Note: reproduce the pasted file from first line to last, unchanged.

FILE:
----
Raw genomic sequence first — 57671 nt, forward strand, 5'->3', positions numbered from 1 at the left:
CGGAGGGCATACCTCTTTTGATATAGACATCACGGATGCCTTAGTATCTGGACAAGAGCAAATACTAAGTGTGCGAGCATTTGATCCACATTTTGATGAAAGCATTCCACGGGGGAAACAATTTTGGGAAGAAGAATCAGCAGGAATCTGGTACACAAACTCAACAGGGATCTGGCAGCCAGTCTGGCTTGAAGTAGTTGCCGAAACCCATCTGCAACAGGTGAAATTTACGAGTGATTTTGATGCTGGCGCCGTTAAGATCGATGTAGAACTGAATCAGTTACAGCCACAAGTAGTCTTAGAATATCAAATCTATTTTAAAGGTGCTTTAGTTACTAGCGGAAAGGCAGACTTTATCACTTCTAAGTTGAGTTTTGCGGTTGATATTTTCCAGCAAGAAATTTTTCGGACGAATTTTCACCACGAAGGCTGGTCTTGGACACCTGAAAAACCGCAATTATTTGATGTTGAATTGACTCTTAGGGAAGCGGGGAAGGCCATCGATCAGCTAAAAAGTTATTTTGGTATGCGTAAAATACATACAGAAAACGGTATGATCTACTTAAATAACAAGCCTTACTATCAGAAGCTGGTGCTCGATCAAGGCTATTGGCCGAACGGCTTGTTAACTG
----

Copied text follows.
Raw genomic sequence first — 57671 nt, forward strand, 5'->3', positions numbered from 1 at the left:
CGGAGGGCATACCTCTTTTGATATAGACATCACGGATGCCTTAGTATCTGGACAAGAGCAAATACTAAGTGTGCGAGCATTTGATCCACATTTTGATGAAAGCATTCCACGGGGGAAACAATTTTGGGAAGAAGAATCAGCAGGAATCTGGTACACAAACTCAACAGGGATCTGGCAGCCAGTCTGGCTTGAAGTAGTTGCCGAAACCCATCTGCAACAGGTGAAATTTACGAGTGATTTTGATGCTGGCGCCGTTAAGATCGATGTAGAACTGAATCAGTTACAGCCACAAGTAGTCTTAGAATATCAAATCTATTTTAAAGGTGCTTTAGTTACTAGCGGAAAGGCAGACTTTATCACTTCTAAGTTGAGTTTTGCGGTTGATATTTTCCAGCAAGAAATTTTTCGGACGAATTTTCACCACGAAGGCTGGTCTTGGACACCTGAAAAACCGCAATTATTTGATGTTGAATTGACTCTTAGGGAAGCGGGGAAGGCCATCGATCAGCTAAAAAGTTATTTTGGTATGCGTAAAATACATACAGAAAACGGTATGATCTACTTAAATAACAAGCCTTACTATCAGAAGCTGGTGCTCGATCAAGGCTATTGGCCGAACGGCTTGTTAACTG